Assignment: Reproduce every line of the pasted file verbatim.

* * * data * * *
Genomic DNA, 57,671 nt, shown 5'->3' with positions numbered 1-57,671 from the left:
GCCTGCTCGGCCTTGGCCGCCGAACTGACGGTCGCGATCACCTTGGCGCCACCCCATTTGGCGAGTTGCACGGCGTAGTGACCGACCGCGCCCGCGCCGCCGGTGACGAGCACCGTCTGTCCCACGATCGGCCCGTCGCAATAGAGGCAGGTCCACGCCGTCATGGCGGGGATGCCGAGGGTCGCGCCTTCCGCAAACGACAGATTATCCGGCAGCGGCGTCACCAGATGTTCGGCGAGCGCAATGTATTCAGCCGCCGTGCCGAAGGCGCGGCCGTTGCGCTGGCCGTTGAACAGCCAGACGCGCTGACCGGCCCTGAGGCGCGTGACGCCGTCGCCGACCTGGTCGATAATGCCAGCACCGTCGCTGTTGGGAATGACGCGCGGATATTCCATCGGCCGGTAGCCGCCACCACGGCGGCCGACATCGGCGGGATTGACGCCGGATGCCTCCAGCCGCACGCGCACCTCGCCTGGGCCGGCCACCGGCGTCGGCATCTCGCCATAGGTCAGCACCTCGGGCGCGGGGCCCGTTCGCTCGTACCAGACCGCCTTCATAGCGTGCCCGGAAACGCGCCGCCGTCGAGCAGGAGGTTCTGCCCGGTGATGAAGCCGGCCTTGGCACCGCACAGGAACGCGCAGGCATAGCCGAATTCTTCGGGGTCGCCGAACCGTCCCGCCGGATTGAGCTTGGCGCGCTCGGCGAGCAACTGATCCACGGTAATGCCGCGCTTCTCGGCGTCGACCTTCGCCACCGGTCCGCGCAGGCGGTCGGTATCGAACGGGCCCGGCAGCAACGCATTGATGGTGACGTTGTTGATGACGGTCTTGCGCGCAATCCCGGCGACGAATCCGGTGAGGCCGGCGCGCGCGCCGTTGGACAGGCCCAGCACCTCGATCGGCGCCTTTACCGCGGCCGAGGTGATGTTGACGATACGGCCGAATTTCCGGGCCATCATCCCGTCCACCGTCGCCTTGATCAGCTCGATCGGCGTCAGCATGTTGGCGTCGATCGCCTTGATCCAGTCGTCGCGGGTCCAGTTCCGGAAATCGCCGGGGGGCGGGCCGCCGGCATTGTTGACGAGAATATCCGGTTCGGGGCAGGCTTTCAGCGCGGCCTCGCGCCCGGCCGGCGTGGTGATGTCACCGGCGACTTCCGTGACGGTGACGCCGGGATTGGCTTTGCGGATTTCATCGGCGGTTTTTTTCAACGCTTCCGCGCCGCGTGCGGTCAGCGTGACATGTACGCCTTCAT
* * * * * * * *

Genomic DNA, 57,671 nt, shown 5'->3' with positions numbered 1-57,671 from the left:
GCCTGCTCGGCCTTGGCCGCCGAACTGACGGTCGCGATCACCTTGGCGCCACCCCATTTGGCGAGTTGCACGGCGTAGTGACCGACCGCGCCCGCGCCGCCGGTGACGAGCACCGTCTGTCCCACGATCGGCCCGTCGCAATAGAGGCAGGTCCACGCCGTCATGGCGGGGATGCCGAGGGTCGCGCCTTCCGCAAACGACAGATTATCCGGCAGCGGCGTCACCAGATGTTCGGCGAGCGCAATGTATTCAGCCGCCGTGCCGAAGGCGCGGCCGTTGCGCTGGCCGTTGAACAGCCAGACGCGCTGACCGGCCCTGAGGCGCGTGACGCCGTCGCCGACCTGGTCGATAATGCCAGCACCGTCGCTGTTGGGAATGACGCGCGGATATTCCATCGGCCGGTAGCCGCCACCACGGCGGCCGACATCGGCGGGATTGACGCCGGATGCCTCCAGCCGCACGCGCACCTCGCCTGGGCCGGCCACCGGCGTCGGCATCTCGCCATAGGTCAGCACCTCGGGCGCGGGGCCCGTTCGCTCGTACCAGACCGCCTTCATAGCGTGCCCGGAAACGCGCCGCCGTCGAGCAGGAGGTTCTGCCCGGTGATGAAGCCGGCCTTGGCACCGCACAGGAACGCGCAGGCATAGCCGAATTCTTCGGGGTCGCCGAACCGTCCCGCCGGATTGAGCTTGGCGCGCTCGGCGAGCAACTGATCCACGGTAATGCCGCGCTTCTCGGCGTCGACCTTCGCCACCGGTCCGCGCAGGCGGTCGGTATCGAACGGGCCCGGCAGCAACGCATTGATGGTGACGTTGTTGATGACGGTCTTGCGCGCAATCCCGGCGACGAATCCGGTGAGGCCGGCGCGCGCGCCGTTGGACAGGCCCAGCACCTCGATCGGCGCCTTTACCGCGGCCGAGGTGATGTTGACGATACGGCCGAATTTCCGGGCCATCATCCCGTCCACCGTCGCCTTGATCAGCTCGATCGGCGTCAGCATGTTGGCGTCGATCGCCTTGATCCAGTCGTCGCGGGTCCAGTTCCGGAAATCGCCGGGGGGCGGGCCGCCGGCATTGTTGACGAGAATATCCGGTTCGGGGCAGGCTTTCAGCGCGGCCTCGCGCCCGGCCGGCGTGGTGATGTCACCGGCGACTTCCGTGACGGTGACGCCGGGATTGGCTTTGCGGATTTCATCGGCGGTTTTTTTCAACGCTTCCGCGCCGCGTGCGGTCAGCGTGACATGTACGCCTTCAT